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between these dealers, though the two first are generally the best supplied. Their knowledge, however, of the art-gems they profess to sell is very mediocre, and their prices most exorbitant; nevertheless, the very fact, of their comparative ignorance is the best chance for the practical buyer, who thus, if the wind be in his favour, may chance to carry off something worthy his collection. And as for the price demanded—bah! was there ever a correctly-judging bric-a-brac hunter who had not the courage to offer about one-half, say one-third, of that price? or was there ever a seller who had the honesty to refuse the bid? Of course I by no means include in these sweeping opinions the higher class of dealers, the sellers of first-class objets d'art.

With reference to those of Marseilles, I neither wish to be uncourteous nor unkind when I say they are by no means to be found in that society. The wherefore is easily explained. The Marseillais taste, among rich or poor, high or low, male or female, does not rank high; in fact, the city is essentially democratic in taste as in politics. Ponderous furniture, modern pictures and modern china, big vases, much gilding, gorgeous colouring, an excessive gaudiness both in dress and decoration, with little art or beauty, prevail in that commercial hemisphere. The wealthy trader of Marseilles would pass by a lovely specimen of Wedgwood or Capo di Monte, and purchase some modern abomination in French china highly decorated and gilded, to adorn his rooms; while his wife, if he have one, would select the most gorgeous silk and the brightest Persian shawl with which to bedeck her person. Thus it is not often that anything really worthy of being added to an amateur collection is to be secured in this city. It by no means follows, however, that gems are -not occasionally met with here; and he who loves such acquisitions never neglects the smallest chance of a bargain. Nor should the collector on any account fail to explore the emporiums of Marseilles. I shall endeavour to explain the why and the wherefore.

Marseilles is essentially a thoroughfare to and from the East, as well as to Spain and Italy, by the water-route, and hundreds are wise enough to know that art-treasures can be disposed of enpassant there as elsewhere. Consequently various ceramic specimens do find their way into the hands of the dealers, from whom they pass onwards to Paris at a premium, not seldom being cheaply purchased and dearly sold. Now, if you can only stop a Capo di Monte group on its way from Italy, or a Bueno Retiro vase from Spain, or aught else, before it takes flight to the imperial city, which on more than one occasion it has been my good fortune to do, it will well repay you the trouble of an hour's visit to the bric-a-brac shops of the Rue de Paradis.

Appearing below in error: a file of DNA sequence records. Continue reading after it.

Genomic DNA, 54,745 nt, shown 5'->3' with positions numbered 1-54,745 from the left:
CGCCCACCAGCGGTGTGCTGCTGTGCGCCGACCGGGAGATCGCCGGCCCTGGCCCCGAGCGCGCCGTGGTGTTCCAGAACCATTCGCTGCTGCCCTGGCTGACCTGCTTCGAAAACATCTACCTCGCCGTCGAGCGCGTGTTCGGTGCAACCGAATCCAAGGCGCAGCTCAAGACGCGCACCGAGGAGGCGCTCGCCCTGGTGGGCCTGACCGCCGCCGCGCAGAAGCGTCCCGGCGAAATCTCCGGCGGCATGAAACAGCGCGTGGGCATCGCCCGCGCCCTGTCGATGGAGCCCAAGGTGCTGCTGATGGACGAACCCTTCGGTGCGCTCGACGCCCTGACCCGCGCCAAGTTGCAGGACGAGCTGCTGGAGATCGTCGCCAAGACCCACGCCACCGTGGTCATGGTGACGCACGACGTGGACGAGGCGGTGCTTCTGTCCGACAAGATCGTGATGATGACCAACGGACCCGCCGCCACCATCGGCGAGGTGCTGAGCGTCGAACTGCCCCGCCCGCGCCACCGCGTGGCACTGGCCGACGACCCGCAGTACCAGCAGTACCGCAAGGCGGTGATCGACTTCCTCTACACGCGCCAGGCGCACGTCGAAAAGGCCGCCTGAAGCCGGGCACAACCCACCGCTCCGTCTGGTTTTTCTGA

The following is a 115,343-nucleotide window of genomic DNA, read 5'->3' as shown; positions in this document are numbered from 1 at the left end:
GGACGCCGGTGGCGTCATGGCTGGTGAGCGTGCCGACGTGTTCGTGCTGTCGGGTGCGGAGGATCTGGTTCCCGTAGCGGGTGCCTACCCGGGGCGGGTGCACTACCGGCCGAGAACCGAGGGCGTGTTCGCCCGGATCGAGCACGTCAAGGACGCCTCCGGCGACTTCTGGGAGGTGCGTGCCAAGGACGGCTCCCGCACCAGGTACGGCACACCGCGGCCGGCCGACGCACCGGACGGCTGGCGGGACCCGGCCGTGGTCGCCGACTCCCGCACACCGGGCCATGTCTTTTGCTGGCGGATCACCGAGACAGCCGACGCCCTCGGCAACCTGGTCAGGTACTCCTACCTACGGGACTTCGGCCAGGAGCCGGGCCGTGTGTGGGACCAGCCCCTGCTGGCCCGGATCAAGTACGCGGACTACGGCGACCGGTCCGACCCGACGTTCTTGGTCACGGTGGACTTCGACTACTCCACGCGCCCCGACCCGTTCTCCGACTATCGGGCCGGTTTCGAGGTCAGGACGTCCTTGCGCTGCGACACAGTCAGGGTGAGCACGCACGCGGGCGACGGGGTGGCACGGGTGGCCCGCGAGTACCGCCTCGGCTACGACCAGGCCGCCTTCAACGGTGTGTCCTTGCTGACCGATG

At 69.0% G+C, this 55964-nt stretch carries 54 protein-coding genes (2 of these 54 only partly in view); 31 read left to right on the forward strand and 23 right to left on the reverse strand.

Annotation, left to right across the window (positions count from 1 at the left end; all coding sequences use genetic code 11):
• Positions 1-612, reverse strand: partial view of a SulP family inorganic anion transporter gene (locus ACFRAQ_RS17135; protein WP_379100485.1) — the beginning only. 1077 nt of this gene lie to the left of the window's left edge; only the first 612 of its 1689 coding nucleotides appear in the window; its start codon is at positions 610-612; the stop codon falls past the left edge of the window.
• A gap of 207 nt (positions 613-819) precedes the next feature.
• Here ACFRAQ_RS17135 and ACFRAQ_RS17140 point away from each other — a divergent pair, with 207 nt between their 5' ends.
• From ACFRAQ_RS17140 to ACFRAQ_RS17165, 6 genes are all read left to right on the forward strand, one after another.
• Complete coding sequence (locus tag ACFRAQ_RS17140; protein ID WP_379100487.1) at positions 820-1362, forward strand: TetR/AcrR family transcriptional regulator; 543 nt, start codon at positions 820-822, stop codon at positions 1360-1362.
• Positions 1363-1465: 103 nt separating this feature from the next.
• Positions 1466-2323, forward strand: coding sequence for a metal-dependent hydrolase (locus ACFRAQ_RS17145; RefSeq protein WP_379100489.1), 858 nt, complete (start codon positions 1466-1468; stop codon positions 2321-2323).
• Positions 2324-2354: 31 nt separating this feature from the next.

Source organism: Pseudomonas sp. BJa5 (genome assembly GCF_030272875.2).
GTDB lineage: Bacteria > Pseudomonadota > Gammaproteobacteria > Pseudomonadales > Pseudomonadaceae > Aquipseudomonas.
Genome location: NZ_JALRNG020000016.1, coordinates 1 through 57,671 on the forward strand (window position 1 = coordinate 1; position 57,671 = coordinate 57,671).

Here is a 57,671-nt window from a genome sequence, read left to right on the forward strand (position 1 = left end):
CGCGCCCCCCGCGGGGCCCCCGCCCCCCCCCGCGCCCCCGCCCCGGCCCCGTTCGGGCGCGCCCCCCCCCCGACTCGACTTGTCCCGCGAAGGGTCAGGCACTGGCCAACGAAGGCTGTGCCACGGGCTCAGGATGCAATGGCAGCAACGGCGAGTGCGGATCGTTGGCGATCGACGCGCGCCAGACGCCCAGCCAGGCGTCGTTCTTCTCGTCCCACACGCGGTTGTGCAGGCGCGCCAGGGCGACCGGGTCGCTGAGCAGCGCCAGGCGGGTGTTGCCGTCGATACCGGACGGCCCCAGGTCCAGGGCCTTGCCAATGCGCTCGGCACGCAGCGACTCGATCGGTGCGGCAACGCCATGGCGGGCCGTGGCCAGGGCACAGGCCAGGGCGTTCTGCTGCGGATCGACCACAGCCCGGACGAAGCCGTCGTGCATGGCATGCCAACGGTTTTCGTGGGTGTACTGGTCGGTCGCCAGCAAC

La Provence could formerly boast of several manufactures of pottery; but not till the end of the seventeenth century did it produce glazed or enamelled pottery, some time after that of Moustiers.

The first fabricant at Marseilles was Jean Delarisse, in 1769; whereas in the middle of the eighteenth century there were several artists, some of whom produced enamelled pottery.

Robert of Marseilles was another distinguished name. His works were first produced in 1793.

The widow Perrin, or Madame Perrin Veuve, as she was called, was, I believe, the last celebrated producer. Many specimens of her ware may still be found. They are generally marked with a monogram of the letters V. P. (Veuve Perrin), and are very interesting. During a recent hunt at Madrid with an Italian friend who holds deservedly a high rank in the diplomatic service of his country, and who has recently had a severe attack of the "bric-a-brac" fever, we discovered several extremely interesting plates in glazed pottery, all marked with the V. P., and evidently the production of Madame Perrin's factory. In the centre of each was a well-painted pastoral landscape of considerable beauty. I consequently brought one to England, and produced it to some connoisseurs and dealers. The former pronounced my plate an interesting specimen, but of little beauty; the latter scarcely understood it, and, looking on its marketable value, pronounced it not equal to a Bristol mustard-pot. So much for the incurable fashion in this age of moneymaking. Nevertheless, I strongly urge on all lovers of bric-a-brac who may chance to find themselves at Marseilles, which, after all, seems to have derived its name from a ceramic treasure, never to neglect a raid when visiting that city.

MARSEILLES.

A certain king who had a daughter fair,—

An only child,—promised her that she

Should in her nuptial choice unfettered be;
Wherefore, one morn he gave into her care
A costly china cup begemmed with jewels rare,

And said: "This day a goodly company

Will hither come to seek thy hand, and he
To whom thou givest this cup shall be my heir."

Knights, nobles, princes, thronged the bannered ground.

The blushing maiden cast her eyes around,
And chose a youth as yet unknown to fame,

Though born to greatness. He, to mark the spot

Where fortune gave for him so bright a lot,
There a city built—Marseilles its name.'

And now, the weather being fine, and the sea calm, say in the latter end of May and early June, the trip by sail or steamer to Messina is not the most unpleasant undertaking in life; moreover, it is of short duration. I am not aware as to whether the patriotism of Garibaldi ever moved him to collect the art treasures of the country he loves so

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